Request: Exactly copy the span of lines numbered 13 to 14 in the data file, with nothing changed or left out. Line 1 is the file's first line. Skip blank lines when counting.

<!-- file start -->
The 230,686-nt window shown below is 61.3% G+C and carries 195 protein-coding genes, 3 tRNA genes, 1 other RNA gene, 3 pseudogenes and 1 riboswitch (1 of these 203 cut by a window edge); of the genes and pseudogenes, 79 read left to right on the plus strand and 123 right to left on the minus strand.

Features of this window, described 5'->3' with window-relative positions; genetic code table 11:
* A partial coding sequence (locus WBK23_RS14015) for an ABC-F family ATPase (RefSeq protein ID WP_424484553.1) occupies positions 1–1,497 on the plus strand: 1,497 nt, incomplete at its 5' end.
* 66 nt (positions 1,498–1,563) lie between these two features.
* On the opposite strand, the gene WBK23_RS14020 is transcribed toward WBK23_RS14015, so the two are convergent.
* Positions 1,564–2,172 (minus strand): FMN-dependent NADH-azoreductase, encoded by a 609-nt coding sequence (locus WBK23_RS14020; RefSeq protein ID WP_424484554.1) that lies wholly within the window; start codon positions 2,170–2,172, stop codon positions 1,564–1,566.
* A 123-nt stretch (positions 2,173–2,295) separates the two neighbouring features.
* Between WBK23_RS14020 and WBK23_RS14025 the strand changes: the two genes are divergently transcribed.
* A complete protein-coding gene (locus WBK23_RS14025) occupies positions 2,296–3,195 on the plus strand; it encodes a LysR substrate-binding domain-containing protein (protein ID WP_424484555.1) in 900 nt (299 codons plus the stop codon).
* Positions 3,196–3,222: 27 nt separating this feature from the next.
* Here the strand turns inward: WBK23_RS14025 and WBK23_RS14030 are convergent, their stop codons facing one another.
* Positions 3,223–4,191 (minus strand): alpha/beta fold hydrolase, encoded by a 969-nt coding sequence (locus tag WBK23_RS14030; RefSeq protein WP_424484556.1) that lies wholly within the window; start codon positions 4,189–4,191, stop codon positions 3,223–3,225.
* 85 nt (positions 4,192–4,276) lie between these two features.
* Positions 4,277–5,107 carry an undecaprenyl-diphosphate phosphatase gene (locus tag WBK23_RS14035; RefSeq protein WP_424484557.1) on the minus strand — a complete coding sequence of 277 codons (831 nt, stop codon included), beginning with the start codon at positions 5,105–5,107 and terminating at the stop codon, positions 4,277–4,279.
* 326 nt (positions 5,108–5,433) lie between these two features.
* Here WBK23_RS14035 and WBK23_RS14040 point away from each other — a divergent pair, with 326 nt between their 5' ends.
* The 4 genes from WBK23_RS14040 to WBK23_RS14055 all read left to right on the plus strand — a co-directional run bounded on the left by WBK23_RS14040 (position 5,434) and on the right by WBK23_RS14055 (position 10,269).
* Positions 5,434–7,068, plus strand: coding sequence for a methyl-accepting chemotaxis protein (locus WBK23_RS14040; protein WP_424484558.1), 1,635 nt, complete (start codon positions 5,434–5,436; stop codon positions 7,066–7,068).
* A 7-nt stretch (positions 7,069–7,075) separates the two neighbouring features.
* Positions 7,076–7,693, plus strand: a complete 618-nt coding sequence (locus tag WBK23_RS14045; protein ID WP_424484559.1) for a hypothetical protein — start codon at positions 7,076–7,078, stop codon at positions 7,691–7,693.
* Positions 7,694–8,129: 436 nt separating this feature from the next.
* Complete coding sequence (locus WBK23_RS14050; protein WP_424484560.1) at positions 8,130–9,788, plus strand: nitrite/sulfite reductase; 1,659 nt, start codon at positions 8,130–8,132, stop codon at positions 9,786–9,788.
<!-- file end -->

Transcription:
* 85 nt (positions 4,192–4,276) lie between these two features.
* Positions 4,277–5,107 carry an undecaprenyl-diphosphate phosphatase gene (locus tag WBK23_RS14035; RefSeq protein WP_424484557.1) on the minus strand — a complete coding sequence of 277 codons (831 nt, stop codon included), beginning with the start codon at positions 5,105–5,107 and terminating at the stop codon, positions 4,277–4,279.